Non Lethal Directed Energy Weapons
Anti-personnel non lethal directed energy weapons include lasers, high power
electro-magnetic pulse and directional acoustic weapons. One of the systems
currently in use is the SaberShot laser dazzler - this hand held or weapon
mounted low-power device uses 250Mw of 532nm green-laser. When directed at
the target, the laser's optics temporarily expand to generate a blinding
light which penetrates smoke, fog at twice the range of white light.
Modulation of such high intensity light cause disorientation, dazzle and
blink reaction that reduces the target's activity. Such weapon could be used
to disorient and degrade performance of potential threats, such as snipers,
or RPG launchers.
Other laser-guided directed-energy weapons work like "artificial lightning"
to disable human targets or electronic circuits. Laser Induced Plasma
Channel (LIPC) technology was developed by Ionatron to channel electrical
energy through the air at the target. The interaction of the air and laser
light at specific wavelength, causes light to break into filaments, which
form a plasma channel that conducts the energy like a virtual wire. This
technology can be adjusted for non-lethal or lethal use. LIPC operate at
line of sight, allowing propagation of electrical pulses to be directed at a
specific target. LPIC based weapon could, in theory, be fired around corners
if mirrors were used.
Directed microwave energy is also utilized for non lethal weapon system
applications. Raytheon's Active denial System (ADS) is a non lethal,
counter-personnel directed energy non-lethal weapon which can be used to
protect fixed positions or from mobile as well as airborne platforms,
against human targets at distances beyond the effective range of small arms.
A similar system is currently at an initial development phase at applied
physics lab of the the Israeli Technion.
Directed Acoustic Weapons
In the past, acoustic non lethal weapons were primarily used as "flash bang"
weapons. When blasted over a crowd or in a room, they created a loud noise
and bright flash incapacitated people exposed to the effect for a few
seconds. Flash bang charges are used on forced entry and counter-terror
operations, when hostages are involved. As they indiscriminately hit every
human exposed to the effect, operation of "flash-bang" requires precise
timing and procedures to maximize effect on hostiles and eliminate potential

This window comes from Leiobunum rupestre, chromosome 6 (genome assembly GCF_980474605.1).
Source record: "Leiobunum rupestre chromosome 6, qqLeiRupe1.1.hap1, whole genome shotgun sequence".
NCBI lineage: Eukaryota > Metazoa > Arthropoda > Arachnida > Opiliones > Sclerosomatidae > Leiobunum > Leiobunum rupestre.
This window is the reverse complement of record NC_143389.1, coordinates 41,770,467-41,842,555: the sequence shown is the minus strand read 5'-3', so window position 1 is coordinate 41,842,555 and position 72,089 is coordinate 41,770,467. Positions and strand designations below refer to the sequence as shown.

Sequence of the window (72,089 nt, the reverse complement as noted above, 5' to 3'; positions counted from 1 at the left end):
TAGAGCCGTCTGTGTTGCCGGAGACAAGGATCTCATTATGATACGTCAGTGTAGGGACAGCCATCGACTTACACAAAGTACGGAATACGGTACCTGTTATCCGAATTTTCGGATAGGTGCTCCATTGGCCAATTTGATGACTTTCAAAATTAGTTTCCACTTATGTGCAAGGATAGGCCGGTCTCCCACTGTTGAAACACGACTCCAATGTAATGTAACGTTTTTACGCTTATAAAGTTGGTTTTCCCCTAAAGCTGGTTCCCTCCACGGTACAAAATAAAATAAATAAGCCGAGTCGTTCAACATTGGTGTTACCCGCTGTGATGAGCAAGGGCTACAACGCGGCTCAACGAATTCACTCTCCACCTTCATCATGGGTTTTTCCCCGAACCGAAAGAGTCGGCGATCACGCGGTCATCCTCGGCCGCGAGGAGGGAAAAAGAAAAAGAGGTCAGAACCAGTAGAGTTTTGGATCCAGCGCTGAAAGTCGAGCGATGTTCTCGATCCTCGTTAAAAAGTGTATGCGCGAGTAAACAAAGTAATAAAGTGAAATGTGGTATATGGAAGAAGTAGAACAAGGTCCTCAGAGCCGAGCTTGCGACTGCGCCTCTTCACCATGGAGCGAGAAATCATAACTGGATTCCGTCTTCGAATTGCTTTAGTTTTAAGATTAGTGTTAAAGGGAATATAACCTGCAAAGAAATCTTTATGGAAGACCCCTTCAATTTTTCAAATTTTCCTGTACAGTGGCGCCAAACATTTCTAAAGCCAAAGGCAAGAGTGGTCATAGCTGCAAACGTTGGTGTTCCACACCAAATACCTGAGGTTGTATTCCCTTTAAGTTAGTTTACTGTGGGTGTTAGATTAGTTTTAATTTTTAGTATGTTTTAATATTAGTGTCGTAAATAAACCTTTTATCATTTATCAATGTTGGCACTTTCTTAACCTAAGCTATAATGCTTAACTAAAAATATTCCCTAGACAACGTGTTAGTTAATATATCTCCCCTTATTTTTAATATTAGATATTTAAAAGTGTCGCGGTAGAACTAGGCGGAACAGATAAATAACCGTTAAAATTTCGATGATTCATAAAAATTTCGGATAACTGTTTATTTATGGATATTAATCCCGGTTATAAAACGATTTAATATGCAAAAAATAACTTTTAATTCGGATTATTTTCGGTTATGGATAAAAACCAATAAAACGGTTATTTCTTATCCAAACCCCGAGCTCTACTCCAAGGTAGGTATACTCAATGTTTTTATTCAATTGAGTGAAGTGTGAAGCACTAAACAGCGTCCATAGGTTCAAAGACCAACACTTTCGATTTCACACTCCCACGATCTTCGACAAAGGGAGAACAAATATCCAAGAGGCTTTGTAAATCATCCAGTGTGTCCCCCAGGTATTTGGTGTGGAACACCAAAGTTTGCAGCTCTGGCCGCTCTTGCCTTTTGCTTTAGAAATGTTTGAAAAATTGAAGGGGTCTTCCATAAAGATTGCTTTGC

damage to friendly forces.
Currently, acoustics are far more advanced than mere noise. Following the
impressive technology advancement in solid state electronics, advanced
acoustic systems are becoming operational. In 2004 American soldiers in Iraq
were equipped with a Long Range Acoustic Device (LRAD) used for land based
and naval applications. LARD works like a highly directional, high power
megaphone, able to blast sounds (such as crowd-dispersal instructions in
Arabic) in a narrow beam and with great clarity at a deafening 150 decibels
(50 times the human threshold of pain). LRAD can also create deafening
noises which can incapacitate people within 300 meters by "firing" short
bursts of intense acoustic energy.
A different acoustic weapon is the vehicle mounted Acoustic Blaster,
developed by PRIMEX Physics International. This weapon can be used for area
denial, and against selected groups in crowds, mobs and rioters or in a
hostile situation. The weapon can be operated by a single person. So far the
system was developed as a prototype consisting of an array of four
combustion detonation driven devices fired simultaneously or independently.
The detonation creates an acoustic pressure of up to 165dB at a distance of
15 meters. The resulting acoustic pressure waveform can be optimized for
acoustic-physiological coupling to targets for antipersonnel applications.
The US Air Force Research Laboratory (ARL) is also working on a Sequential
Arc Discharge Acoustic Generator (SADAG) which produces high-intensity
impulsive sound waves generated by electrical means.
A different acoustic weapon is the high power acoustic phased array of 36
horns which can focus the acoustic output at the target. The high power
noise created within the target can incapacitate humans from a standoff
range. The system can be mounted on a tactical vehicle, and radiate a
narrow, high power steerable acoustic beam, disorientating humans. Both
horizontal and vertical beams can be formed simultaneously to create a point
effect within buildings.
A different application is the shockwave weapon, employing the Vortex Ring
Gun system. Generating high power shockwave propagating at supersonic speed,
Vortex ring Guns can generate high pressures which inflict considerable
damage to a target, or carry a payload of kinetic or chemical agents over a
distance beyond 20 meters.
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